Spring Creek developer Frank Kernick said interest in Canmore from vacation-home buyers is on the upswing again, thanks to an improved oilpatch in Alberta.
"The market is chugging along. It's like Calgary. It's not rocking, but it's chugging along. I think the confidence level is improving."
Kernick says traffic through the Spring Creek sales centre has been brisk, but it's still a buyer's market, and sales take longer to close than in the boom days of 2006.
Blame the Sisters
Canmore's building-permit values for the first six months of 2011 hit $48 million, surpassing $38.3 million for all of 2010 and $33.3 million for 2009. Still, the non-multiplex total was only $17 million to the end of June in a place where permit values surpassed $200 million two years in a row in 2006 and 2007.
Part of the reason for the slowdown is that the town's largest developer, Three Sisters Mountain Village (TSMV), has been in receivership since February 2009. While some construction continues on sold lots in the massive development on the southwest side of the Bow Valley, TSMV's lands valued at $169 million have yet to be sold off. A golf course only months from completion in 2008 sits idle and unfinished, as do a few less-prominent projects.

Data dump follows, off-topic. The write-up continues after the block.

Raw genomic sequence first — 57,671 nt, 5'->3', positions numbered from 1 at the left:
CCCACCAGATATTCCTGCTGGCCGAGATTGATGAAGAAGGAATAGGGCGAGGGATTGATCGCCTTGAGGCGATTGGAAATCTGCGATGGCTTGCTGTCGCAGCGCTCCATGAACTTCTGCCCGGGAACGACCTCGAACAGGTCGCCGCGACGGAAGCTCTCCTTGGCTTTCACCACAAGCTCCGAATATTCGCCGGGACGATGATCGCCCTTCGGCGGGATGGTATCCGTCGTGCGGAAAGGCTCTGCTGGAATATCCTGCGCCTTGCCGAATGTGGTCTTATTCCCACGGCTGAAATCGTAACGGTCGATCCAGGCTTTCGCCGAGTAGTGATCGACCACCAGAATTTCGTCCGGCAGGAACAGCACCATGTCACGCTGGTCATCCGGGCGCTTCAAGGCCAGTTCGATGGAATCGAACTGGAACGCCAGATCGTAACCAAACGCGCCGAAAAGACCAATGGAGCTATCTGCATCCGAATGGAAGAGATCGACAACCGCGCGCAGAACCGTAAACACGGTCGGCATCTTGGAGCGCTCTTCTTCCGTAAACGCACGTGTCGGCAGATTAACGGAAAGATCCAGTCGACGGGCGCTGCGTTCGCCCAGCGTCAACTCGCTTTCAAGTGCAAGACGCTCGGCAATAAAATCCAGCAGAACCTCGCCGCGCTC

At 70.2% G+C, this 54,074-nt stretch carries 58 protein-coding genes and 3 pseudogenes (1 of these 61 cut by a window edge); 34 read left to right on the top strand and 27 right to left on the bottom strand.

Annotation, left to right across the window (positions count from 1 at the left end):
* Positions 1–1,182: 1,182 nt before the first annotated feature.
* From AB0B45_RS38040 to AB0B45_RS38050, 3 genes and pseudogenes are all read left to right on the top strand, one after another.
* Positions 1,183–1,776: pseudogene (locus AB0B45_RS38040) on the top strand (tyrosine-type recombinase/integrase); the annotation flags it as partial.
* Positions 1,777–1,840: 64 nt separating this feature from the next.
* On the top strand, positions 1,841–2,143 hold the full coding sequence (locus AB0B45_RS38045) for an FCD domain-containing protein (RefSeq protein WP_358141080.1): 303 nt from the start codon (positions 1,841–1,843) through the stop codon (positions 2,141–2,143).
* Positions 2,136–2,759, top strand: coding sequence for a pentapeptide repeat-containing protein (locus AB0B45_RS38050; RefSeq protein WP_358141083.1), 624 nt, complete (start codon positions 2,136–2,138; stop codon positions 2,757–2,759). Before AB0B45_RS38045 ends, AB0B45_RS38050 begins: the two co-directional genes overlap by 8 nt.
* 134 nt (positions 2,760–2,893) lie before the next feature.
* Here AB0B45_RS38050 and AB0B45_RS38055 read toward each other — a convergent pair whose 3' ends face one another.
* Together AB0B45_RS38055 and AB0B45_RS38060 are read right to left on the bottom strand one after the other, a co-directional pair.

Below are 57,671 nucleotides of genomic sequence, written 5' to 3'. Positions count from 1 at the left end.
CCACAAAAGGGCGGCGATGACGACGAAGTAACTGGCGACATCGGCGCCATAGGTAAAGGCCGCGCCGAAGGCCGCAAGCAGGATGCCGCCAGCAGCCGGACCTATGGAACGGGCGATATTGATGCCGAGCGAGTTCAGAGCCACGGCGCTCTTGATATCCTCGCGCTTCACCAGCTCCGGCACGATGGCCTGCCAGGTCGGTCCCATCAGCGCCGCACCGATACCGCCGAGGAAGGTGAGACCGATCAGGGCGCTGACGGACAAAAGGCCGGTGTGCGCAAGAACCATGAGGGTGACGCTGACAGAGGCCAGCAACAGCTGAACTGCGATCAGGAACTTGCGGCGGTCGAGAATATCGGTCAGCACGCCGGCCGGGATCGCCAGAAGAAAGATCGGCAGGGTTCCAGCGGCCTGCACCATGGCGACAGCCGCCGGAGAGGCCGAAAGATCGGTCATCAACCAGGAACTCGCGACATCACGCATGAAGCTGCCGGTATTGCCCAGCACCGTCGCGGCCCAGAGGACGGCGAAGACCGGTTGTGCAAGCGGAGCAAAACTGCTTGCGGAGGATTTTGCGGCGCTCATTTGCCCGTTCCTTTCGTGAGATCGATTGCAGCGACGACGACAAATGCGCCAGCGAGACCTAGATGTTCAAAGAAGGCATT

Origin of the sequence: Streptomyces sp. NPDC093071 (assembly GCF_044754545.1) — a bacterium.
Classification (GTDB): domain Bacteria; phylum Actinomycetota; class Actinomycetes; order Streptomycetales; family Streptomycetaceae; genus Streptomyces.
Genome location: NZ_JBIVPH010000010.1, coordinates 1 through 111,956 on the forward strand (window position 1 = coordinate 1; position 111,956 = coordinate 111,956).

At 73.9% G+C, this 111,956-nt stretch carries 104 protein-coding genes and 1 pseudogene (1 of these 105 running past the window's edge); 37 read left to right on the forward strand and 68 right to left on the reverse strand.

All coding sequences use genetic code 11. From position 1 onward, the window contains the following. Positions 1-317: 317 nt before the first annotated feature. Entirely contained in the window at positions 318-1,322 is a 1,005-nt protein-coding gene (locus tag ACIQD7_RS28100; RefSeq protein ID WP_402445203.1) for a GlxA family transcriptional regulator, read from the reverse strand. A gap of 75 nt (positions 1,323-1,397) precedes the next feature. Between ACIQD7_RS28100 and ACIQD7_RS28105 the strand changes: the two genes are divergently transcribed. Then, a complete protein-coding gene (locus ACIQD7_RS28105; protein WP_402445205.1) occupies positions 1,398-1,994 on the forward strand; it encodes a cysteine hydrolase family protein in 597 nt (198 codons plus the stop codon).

PricewaterhouseCoopers, the receiver picking for Three Sisters, has yet to finalize a wildlife corridor agreement with the province, though it was successful in preventing the Town of Canmore from making municipal development plan changes that could have affected the value of TSMV assets.
The town is moving ahead with an overhaul of its land-use bylaw, and could have a new document in place early this fall.
Proposed changes include everything from rules to allow more secondary suites in a housing-scarce community to provisions to increase densities in some commercial and industrial neighbourhoods. The latter changes could see staff housing allowed above industrial shops. Expanding the South Canmore ban on monster-sized homes is also proposed, as is a formula to encourage density bonusing for developers who include affordable housing in their projects. Still, builders are cautious.
Noted development planner Alaric Fish: "Instead of getting a building permit for all 40 units in a development, they're getting them for five units at a time."
from Western Investor September 2011